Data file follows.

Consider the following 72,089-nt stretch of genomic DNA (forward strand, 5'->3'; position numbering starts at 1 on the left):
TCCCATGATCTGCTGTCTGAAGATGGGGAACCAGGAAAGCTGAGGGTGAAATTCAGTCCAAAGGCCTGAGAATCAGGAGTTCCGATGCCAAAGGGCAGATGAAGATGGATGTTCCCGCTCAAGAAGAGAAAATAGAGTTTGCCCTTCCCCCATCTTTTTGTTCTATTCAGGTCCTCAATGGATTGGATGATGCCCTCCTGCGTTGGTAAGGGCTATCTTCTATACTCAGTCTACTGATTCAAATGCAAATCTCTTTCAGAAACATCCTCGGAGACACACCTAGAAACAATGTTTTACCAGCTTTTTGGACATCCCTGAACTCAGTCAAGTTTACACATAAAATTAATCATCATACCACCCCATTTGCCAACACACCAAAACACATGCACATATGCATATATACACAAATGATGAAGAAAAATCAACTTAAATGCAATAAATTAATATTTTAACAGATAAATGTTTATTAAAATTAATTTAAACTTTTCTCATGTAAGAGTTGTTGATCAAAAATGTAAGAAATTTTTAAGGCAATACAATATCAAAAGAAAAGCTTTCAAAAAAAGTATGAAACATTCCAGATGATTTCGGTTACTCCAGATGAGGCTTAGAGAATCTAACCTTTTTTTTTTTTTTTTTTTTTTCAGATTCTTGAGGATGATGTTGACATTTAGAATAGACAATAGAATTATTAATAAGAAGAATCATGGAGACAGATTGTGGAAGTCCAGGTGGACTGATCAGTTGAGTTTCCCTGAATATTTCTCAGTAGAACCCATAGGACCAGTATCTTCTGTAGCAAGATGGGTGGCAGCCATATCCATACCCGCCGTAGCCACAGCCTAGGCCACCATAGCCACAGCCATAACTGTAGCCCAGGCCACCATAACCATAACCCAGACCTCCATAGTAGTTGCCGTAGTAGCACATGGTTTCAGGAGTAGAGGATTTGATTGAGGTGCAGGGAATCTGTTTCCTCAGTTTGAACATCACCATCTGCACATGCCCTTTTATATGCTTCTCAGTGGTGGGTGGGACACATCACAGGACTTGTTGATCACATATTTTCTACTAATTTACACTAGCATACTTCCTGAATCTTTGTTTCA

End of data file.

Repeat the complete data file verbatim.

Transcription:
Consider the following 72,089-nt stretch of genomic DNA (forward strand, 5'->3'; position numbering starts at 1 on the left):
TCCCATGATCTGCTGTCTGAAGATGGGGAACCAGGAAAGCTGAGGGTGAAATTCAGTCCAAAGGCCTGAGAATCAGGAGTTCCGATGCCAAAGGGCAGATGAAGATGGATGTTCCCGCTCAAGAAGAGAAAATAGAGTTTGCCCTTCCCCCATCTTTTTGTTCTATTCAGGTCCTCAATGGATTGGATGATGCCCTCCTGCGTTGGTAAGGGCTATCTTCTATACTCAGTCTACTGATTCAAATGCAAATCTCTTTCAGAAACATCCTCGGAGACACACCTAGAAACAATGTTTTACCAGCTTTTTGGACATCCCTGAACTCAGTCAAGTTTACACATAAAATTAATCATCATACCACCCCATTTGCCAACACACCAAAACACATGCACATATGCATATATACACAAATGATGAAGAAAAATCAACTTAAATGCAATAAATTAATATTTTAACAGATAAATGTTTATTAAAATTAATTTAAACTTTTCTCATGTAAGAGTTGTTGATCAAAAATGTAAGAAATTTTTAAGGCAATACAATATCAAAAGAAAAGCTTTCAAAAAAAGTATGAAACATTCCAGATGATTTCGGTTACTCCAGATGAGGCTTAGAGAATCTAACCTTTTTTTTTTTTTTTTTTTTTTCAGATTCTTGAGGATGATGTTGACATTTAGAATAGACAATAGAATTATTAATAAGAAGAATCATGGAGACAGATTGTGGAAGTCCAGGTGGACTGATCAGTTGAGTTTCCCTGAATATTTCTCAGTAGAACCCATAGGACCAGTATCTTCTGTAGCAAGATGGGTGGCAGCCATATCCATACCCGCCGTAGCCACAGCCTAGGCCACCATAGCCACAGCCATAACTGTAGCCCAGGCCACCATAACCATAACCCAGACCTCCATAGTAGTTGCCGTAGTAGCACATGGTTTCAGGAGTAGAGGATTTGATTGAGGTGCAGGGAATCTGTTTCCTCAGTTTGAACATCACCATCTGCACATGCCCTTTTATATGCTTCTCAGTGGTGGGTGGGACACATCACAGGACTTGTTGATCACATATTTTCTACTAATTTACACTAGCATACTTCCTGAATCTTTGTTTCA